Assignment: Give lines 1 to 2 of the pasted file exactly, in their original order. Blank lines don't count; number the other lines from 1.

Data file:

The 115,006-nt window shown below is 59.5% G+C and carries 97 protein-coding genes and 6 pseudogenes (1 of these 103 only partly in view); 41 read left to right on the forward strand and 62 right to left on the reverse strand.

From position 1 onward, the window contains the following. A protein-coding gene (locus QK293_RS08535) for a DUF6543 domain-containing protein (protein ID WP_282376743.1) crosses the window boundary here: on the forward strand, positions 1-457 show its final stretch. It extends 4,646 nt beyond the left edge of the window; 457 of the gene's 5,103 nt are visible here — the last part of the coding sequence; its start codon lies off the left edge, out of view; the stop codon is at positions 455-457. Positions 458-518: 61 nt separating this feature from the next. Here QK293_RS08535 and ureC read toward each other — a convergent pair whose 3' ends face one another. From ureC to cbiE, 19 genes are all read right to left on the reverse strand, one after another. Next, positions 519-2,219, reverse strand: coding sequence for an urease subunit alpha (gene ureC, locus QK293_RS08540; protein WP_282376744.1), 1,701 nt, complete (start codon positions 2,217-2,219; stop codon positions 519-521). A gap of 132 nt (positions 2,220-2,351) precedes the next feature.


The 115,006-nt window shown below is 59.5% G+C and carries 97 protein-coding genes and 6 pseudogenes (1 of these 103 only partly in view); 41 read left to right on the forward strand and 62 right to left on the reverse strand.

From position 1 onward, the window contains the following. A protein-coding gene (locus QK293_RS08535) for a DUF6543 domain-containing protein (protein ID WP_282376743.1) crosses the window boundary here: on the forward strand, positions 1-457 show its final stretch. It extends 4,646 nt beyond the left edge of the window; 457 of the gene's 5,103 nt are visible here — the last part of the coding sequence; its start codon lies off the left edge, out of view; the stop codon is at positions 455-457. Positions 458-518: 61 nt separating this feature from the next. Here QK293_RS08535 and ureC read toward each other — a convergent pair whose 3' ends face one another. From ureC to cbiE, 19 genes are all read right to left on the reverse strand, one after another. Next, positions 519-2,219, reverse strand: coding sequence for an urease subunit alpha (gene ureC, locus QK293_RS08540; protein WP_282376744.1), 1,701 nt, complete (start codon positions 2,217-2,219; stop codon positions 519-521). A gap of 132 nt (positions 2,220-2,351) precedes the next feature.